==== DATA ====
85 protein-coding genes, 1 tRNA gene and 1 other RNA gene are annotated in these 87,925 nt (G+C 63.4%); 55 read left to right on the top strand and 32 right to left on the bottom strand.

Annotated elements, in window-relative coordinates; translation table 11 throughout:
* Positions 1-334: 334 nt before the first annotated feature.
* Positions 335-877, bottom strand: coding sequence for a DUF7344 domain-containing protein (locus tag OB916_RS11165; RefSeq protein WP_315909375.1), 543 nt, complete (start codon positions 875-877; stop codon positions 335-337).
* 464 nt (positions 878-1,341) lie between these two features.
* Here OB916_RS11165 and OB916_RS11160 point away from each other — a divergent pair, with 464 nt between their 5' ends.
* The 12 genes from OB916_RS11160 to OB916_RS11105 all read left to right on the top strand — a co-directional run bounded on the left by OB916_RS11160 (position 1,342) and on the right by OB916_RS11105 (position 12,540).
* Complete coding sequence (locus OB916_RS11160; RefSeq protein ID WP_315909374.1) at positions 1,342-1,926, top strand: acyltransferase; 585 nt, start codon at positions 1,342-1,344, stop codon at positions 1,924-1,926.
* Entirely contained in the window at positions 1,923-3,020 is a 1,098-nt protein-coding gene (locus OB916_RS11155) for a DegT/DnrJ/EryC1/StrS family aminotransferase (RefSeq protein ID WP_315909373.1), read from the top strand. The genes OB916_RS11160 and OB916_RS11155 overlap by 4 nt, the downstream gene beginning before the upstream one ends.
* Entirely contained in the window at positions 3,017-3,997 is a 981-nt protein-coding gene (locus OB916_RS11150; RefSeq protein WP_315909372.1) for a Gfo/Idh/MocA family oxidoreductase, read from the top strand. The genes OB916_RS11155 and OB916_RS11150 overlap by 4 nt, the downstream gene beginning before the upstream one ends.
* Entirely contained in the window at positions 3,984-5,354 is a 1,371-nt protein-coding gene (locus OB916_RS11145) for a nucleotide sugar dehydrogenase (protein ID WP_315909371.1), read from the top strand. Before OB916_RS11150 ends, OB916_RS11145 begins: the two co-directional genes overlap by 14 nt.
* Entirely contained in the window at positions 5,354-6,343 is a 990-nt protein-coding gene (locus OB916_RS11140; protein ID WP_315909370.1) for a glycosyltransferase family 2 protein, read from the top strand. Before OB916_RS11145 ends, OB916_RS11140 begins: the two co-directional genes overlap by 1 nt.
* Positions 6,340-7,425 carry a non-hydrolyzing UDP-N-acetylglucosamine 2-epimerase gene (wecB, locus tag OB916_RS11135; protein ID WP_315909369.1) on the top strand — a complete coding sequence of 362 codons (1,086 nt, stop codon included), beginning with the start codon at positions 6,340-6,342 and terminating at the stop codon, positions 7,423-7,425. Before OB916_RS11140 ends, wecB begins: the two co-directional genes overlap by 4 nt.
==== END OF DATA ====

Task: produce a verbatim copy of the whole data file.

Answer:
85 protein-coding genes, 1 tRNA gene and 1 other RNA gene are annotated in these 87,925 nt (G+C 63.4%); 55 read left to right on the top strand and 32 right to left on the bottom strand.

Annotated elements, in window-relative coordinates; translation table 11 throughout:
* Positions 1-334: 334 nt before the first annotated feature.
* Positions 335-877, bottom strand: coding sequence for a DUF7344 domain-containing protein (locus tag OB916_RS11165; RefSeq protein WP_315909375.1), 543 nt, complete (start codon positions 875-877; stop codon positions 335-337).
* 464 nt (positions 878-1,341) lie between these two features.
* Here OB916_RS11165 and OB916_RS11160 point away from each other — a divergent pair, with 464 nt between their 5' ends.
* The 12 genes from OB916_RS11160 to OB916_RS11105 all read left to right on the top strand — a co-directional run bounded on the left by OB916_RS11160 (position 1,342) and on the right by OB916_RS11105 (position 12,540).
* Complete coding sequence (locus OB916_RS11160; RefSeq protein ID WP_315909374.1) at positions 1,342-1,926, top strand: acyltransferase; 585 nt, start codon at positions 1,342-1,344, stop codon at positions 1,924-1,926.
* Entirely contained in the window at positions 1,923-3,020 is a 1,098-nt protein-coding gene (locus OB916_RS11155) for a DegT/DnrJ/EryC1/StrS family aminotransferase (RefSeq protein ID WP_315909373.1), read from the top strand. The genes OB916_RS11160 and OB916_RS11155 overlap by 4 nt, the downstream gene beginning before the upstream one ends.
* Entirely contained in the window at positions 3,017-3,997 is a 981-nt protein-coding gene (locus OB916_RS11150; RefSeq protein WP_315909372.1) for a Gfo/Idh/MocA family oxidoreductase, read from the top strand. The genes OB916_RS11155 and OB916_RS11150 overlap by 4 nt, the downstream gene beginning before the upstream one ends.
* Entirely contained in the window at positions 3,984-5,354 is a 1,371-nt protein-coding gene (locus OB916_RS11145) for a nucleotide sugar dehydrogenase (protein ID WP_315909371.1), read from the top strand. Before OB916_RS11150 ends, OB916_RS11145 begins: the two co-directional genes overlap by 14 nt.
* Entirely contained in the window at positions 5,354-6,343 is a 990-nt protein-coding gene (locus OB916_RS11140; protein ID WP_315909370.1) for a glycosyltransferase family 2 protein, read from the top strand. Before OB916_RS11145 ends, OB916_RS11140 begins: the two co-directional genes overlap by 1 nt.
* Positions 6,340-7,425 carry a non-hydrolyzing UDP-N-acetylglucosamine 2-epimerase gene (wecB, locus tag OB916_RS11135; protein ID WP_315909369.1) on the top strand — a complete coding sequence of 362 codons (1,086 nt, stop codon included), beginning with the start codon at positions 6,340-6,342 and terminating at the stop codon, positions 7,423-7,425. Before OB916_RS11140 ends, wecB begins: the two co-directional genes overlap by 4 nt.